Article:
Paintings in ancient caves are among the oldest types of wall art in the world. “After the Altamira everything has decayed,” says Picasso of the paintings in the famous Caves of Altamira in northern Spain.
Picasso wasn’t kidding, The art inside most of the ancient caves that spread in different places of the world is among the most beautiful works of art ever, despite the fact that their inscriptions were painted tens of thousands of years ago.
Last week, wonderful pictures surfaced of the inscriptions of one of the newly discovered caves in South America. The cave has rock paintings and inscriptions that are more than 12,000 years old, on the northern edge of the Amazon River, Colombia.
These carvings were discovered due to the excavations that spanned years ago, and that culminated in the recent discovery, which is 8 miles of frescoes of various sizes, ranging from yellow and red colors, depicting fish, turtles, lizards and birds, in addition to people dancing ritual dances and holding hands and wearing Masks on their faces.
For the people of the Amazon, plants and animals, just like humans, have souls, who communicate and interact with humans in friendly or hostile ways through the shamanic rituals and practices depicted in the rock paintings.
This discovery embodies the firm belief of some anthropologists that there are many hidden ancient lives that have not yet been explored and are still hidden in the ground and science has not reached them.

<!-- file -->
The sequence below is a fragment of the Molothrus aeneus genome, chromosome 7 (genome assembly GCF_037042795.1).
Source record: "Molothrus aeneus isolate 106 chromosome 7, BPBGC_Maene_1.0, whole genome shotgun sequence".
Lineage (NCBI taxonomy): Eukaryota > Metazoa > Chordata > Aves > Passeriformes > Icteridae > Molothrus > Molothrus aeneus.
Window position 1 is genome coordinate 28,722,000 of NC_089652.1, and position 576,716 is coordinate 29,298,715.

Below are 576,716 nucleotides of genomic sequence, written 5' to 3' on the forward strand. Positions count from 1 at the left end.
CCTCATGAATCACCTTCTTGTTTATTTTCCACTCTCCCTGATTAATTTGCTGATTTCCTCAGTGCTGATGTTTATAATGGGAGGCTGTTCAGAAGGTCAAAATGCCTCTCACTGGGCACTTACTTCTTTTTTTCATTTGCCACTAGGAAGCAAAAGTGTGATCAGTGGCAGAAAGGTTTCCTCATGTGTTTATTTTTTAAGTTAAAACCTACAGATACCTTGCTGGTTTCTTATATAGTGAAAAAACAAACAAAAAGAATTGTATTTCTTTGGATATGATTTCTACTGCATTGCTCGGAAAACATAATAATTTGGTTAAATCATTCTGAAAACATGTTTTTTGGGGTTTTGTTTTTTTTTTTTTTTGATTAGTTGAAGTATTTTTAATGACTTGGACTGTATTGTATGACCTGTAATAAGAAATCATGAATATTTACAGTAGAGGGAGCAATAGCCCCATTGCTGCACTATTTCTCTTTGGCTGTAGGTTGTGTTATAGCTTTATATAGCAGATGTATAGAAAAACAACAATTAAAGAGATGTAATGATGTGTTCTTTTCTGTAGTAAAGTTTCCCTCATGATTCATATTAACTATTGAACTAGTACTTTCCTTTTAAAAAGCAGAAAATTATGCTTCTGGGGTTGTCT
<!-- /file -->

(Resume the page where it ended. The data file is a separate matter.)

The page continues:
The carvings are characterized by a primitive stamp of red and yellow ocher, which are human handprints, and images of animals and humans. The people who made these artworks and engravings are believed to be among the first humans to occupy the area after various migrations across what is now the Bering Strait about 25,000 years ago.
Initial studies of the iconic symbols found on the cave walls led to speculation about the animals that lived in that area, including deer, crocodiles, bats, snakes and turtles, as well as some large, long-extinct animals such as the horses that lived in the Ice Age and the giant sloths.
Drawings that tell stories
This ancient human creativity with all its innate artistry, and this extraordinary depiction of extinct species, is beyond imagination. But ongoing archaeological studies in this area may also begin to tell an important story about the environment, and how humans interacted with the harsh climates of the Amazon rainforest.
Archaeologists have discovered stone tools and the remains of animals and plants, all of which add to and clarify the way of life in this area for thousands of years, in addition to asking several questions, the most important of which is how did the megafauna become extinct? Was it caused by climate change, by the hunt for people, or by a combination of factors?
With all the mystery still surrounding the archaeological site, the drawings are evidence of the existence of many types of beneficial plants, including 10 species of palms.
Researchers believe that those humans who lived in that spot in the past tried to adapt to the harsh climate of the forest, and also tried to tame it to reduce that harshness, as they tried to fertilize the soil and cultivate types of useful plants and trees such as Brazil nuts and chocolate, in addition to clearing the land to suit the cultivation of those crops and facilitate The harsh life of the jungle.